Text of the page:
Not all hydrophilic substances lose themselves by disappearing into liquid. A colloid is a type of chemical mixture in which one substance is dispersed evenly throughout another. Unlike a solution, the particles of the dispersed substance are only suspended in the mixture. Soap is a colloid; it dissolves in both water and oils.
All of this explains the hydrogel--a network of repeating molecules linked together in a very long strand that is hydrophilic, with water acting as the dispersion medium. Hydrogels sometimes appear as colloidal gels. Hydrogels are commonly used in regenerative medicine, as scaffolds in tissue engineering to help repair or replace portions of tissues; as sustained-release drug delivery systems; to provide absorption, desloughing and debriding of necrotic and fibrotic tissue; and in dressings to heal burns or other hard-to-heal wounds.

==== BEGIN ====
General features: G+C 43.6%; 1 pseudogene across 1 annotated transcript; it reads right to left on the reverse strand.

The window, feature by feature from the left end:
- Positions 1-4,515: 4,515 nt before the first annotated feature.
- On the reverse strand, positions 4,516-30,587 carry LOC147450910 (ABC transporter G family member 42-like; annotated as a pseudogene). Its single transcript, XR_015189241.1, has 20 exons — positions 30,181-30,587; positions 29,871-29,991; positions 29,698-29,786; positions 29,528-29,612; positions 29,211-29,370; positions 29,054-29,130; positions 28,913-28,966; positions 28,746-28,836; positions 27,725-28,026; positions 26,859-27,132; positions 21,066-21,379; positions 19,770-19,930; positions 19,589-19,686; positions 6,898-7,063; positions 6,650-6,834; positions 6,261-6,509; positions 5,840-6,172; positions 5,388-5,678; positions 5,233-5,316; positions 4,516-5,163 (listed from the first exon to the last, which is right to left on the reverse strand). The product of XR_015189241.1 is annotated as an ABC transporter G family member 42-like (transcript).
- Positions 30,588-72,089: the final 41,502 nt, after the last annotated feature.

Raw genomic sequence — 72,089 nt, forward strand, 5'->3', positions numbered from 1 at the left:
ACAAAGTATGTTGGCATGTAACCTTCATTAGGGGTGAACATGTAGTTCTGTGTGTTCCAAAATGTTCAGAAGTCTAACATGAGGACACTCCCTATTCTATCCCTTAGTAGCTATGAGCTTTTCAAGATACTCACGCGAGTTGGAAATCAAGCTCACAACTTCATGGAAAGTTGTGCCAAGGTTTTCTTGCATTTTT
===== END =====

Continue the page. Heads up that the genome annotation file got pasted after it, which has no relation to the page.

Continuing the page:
Now one company has put this all together to help meet today's urgent need for better wound management.
For more information, visit alliqua.com, who paid for the writing and dissemination of this release.
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